”Lähteellä (At the Spring) is a three-movement ensemble work with soprano soloist, commissioned by Okko Kamu for Musiikkia!Ruovesi festival 2014. Ruovesi is a municapality in the Pirkanmaa region (250 km to north from Helsinki) with the population of 4,600, and the storyline of the piece is closely linked to its main tourist attraction Runeberginlähde (The Runeberg Spring) –– a protected wetland area close to the municapality centre with several notable tubular springs. The spring area is named after Finland’s national poet Johan Ludvig Runeberg (1804-1877), whose famous poem Vid en källa (At the Spring) is said to have been written at the spring.
The first movement Lähde (fantasia) is an instrumental introduction and a musical portrait of the concept of a spring. The second movement Lähteellä (Vid en källa) faithfully follows Runeberg’s poem and its Finnish translation by Tarmo Manelius (b. 1929). The musical approach for the eight-verse song is deliberately traditional and is written in a rather conservative freetonal style, respecting the ethos of Runeberg’s national romantic expression. In the poem Runeberg mirrors the humanity through the allegories of water, sky and clouds while panting a picturesque image of the spring in its early 19th century condition. The contrasting final movement is a violent and straight-forward raport of the current condition of the spring, contaminated by large quantities of E. coli bacterium, nitrogen, nitrate and chloride. In the movement sorpano acts as a narrator, reading and quoting the Spring Water Quality Raport by hydrobiologist Ph.D. Jari Ilmonen (commissioned by the Ruovesi municipality in 2012). The accompaning instruments comment the recitation with appropriate noise effects, produced with the aid of several extended instrumental techniques and collective improvisation.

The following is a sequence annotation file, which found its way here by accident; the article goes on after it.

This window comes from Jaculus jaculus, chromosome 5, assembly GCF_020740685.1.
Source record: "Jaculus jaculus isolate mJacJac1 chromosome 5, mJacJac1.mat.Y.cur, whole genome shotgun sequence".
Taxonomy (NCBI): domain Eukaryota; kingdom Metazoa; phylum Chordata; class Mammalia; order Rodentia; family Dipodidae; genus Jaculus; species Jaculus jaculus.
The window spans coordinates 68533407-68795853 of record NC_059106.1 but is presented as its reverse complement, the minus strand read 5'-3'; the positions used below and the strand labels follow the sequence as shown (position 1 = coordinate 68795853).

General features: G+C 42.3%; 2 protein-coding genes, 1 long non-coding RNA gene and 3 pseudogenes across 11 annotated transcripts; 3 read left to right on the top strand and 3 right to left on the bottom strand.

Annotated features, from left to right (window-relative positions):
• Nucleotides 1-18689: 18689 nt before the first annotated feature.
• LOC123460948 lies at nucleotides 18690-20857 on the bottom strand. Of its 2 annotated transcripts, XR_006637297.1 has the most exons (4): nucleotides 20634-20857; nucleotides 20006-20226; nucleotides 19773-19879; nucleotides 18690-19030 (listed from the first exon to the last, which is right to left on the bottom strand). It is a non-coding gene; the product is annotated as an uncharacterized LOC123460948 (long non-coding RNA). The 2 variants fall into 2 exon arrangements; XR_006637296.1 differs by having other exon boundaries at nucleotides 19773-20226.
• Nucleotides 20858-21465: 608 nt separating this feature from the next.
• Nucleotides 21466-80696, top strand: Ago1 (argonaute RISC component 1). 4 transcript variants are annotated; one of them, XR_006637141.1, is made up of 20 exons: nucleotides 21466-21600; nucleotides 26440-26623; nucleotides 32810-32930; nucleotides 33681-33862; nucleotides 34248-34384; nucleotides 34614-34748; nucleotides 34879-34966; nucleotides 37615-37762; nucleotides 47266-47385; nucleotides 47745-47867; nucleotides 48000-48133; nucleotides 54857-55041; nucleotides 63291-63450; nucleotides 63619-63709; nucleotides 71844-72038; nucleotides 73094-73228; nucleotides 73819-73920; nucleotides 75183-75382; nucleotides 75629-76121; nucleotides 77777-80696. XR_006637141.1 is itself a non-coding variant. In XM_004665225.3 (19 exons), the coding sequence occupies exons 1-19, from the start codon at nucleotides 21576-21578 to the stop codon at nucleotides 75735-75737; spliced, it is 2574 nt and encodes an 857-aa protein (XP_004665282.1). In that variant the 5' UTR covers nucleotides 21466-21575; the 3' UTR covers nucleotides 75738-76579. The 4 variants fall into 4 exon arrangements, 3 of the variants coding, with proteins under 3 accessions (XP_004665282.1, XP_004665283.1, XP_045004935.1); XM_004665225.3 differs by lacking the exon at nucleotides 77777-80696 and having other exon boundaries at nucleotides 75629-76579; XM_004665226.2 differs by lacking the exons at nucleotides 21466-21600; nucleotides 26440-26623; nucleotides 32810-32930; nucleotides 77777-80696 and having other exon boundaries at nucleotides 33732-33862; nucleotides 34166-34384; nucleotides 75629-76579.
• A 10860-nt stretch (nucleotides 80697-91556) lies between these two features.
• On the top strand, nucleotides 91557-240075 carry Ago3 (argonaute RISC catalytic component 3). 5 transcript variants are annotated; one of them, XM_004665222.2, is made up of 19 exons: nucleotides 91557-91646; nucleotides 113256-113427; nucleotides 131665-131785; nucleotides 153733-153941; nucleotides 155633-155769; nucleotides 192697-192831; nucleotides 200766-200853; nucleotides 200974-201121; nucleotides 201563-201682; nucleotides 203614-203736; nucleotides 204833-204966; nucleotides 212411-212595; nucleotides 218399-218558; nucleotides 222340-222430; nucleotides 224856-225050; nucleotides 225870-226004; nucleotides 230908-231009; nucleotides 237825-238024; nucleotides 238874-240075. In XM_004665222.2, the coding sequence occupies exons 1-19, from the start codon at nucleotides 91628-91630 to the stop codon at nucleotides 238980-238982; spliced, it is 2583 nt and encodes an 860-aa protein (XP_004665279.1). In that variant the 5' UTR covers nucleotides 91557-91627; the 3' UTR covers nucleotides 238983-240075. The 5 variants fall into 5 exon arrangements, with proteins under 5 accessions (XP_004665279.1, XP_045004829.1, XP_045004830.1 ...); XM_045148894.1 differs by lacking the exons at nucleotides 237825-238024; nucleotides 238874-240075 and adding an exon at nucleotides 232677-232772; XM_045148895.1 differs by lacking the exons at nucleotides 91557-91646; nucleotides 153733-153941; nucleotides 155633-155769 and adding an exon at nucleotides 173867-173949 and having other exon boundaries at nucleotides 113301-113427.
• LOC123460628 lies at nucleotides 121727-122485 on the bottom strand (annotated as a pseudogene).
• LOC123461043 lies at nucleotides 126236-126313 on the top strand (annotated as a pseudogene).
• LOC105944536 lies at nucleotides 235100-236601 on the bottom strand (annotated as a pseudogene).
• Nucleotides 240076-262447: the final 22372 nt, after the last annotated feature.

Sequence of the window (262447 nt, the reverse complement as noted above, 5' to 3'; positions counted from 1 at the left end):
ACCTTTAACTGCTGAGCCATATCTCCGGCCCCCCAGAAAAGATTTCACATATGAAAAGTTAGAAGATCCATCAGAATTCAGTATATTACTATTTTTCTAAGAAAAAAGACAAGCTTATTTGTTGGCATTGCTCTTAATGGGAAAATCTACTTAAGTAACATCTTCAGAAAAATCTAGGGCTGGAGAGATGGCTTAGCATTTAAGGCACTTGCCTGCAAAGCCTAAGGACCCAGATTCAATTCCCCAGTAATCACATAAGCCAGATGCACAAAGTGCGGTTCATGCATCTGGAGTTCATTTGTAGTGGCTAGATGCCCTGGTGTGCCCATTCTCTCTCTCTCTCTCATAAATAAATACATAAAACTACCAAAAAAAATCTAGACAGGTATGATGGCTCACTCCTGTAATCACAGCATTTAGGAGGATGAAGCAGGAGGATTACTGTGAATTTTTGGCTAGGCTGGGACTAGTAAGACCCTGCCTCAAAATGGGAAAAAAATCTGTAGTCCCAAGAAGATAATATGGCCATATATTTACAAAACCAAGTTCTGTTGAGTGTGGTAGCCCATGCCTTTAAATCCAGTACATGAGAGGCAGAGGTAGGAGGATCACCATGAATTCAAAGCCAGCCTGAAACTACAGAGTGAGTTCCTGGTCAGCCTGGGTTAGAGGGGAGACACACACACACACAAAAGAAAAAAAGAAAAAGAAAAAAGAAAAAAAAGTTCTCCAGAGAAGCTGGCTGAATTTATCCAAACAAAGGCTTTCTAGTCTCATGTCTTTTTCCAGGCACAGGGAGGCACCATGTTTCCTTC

The controversy over the 3rd movement lyrics.
The rather explicit revelation of the current condaminated state of the sping and the reasons behind it did not please everybody in Ruovesi. Even though Ilmonen’s raport clearly links the condamination with human activity – such as the waste runoff from the upper nearby roads and argiculture area to the drainage basin and the undisputad fact that the E. coli bacterium quantities were of human origin – the public denial of the facts soon found its way to the local media. The relevance of the original 2012 raport was questioned, as well as my interpretation of it. Also, it was suggested that the initial sources for the shocking and revolting E. coli bacterium findings might not be the rectums of the decent Ruovesian, but rather the rectums of some unidetifined aliens. It was also speculated that somebody might have thrown an old porcelain toilet in to the wetland area many years ago, resulting the vigorous and vital bacteria deposit of today. I gladly took part on the debate, which in its absurdity was sort of entertaining and which – as a side product – resulted a column in Rondo music magazine (that was referred in Yle Radio 1 Culture News), as well as a 4-part vocal canon with basso ostinato, Ruoveteläinen peräsuoli (The Ruovesian Rectum).
However, to make the Ruovesians justice it needs to be added that the majority of the commentators did in fact produce constructive contributions to the debate and people generally recognized the bad state of the spring area. Moreover, the media coverage and the raising local concern started a political process, which finally led to a decission to clean up and restore the wetland area to its original condition, as well as prevent its future condamination. In other words, the tragicomic play received a happy ending with a piece of contemporary music being the catalyte for making all the difference.” (O.V. May 2016)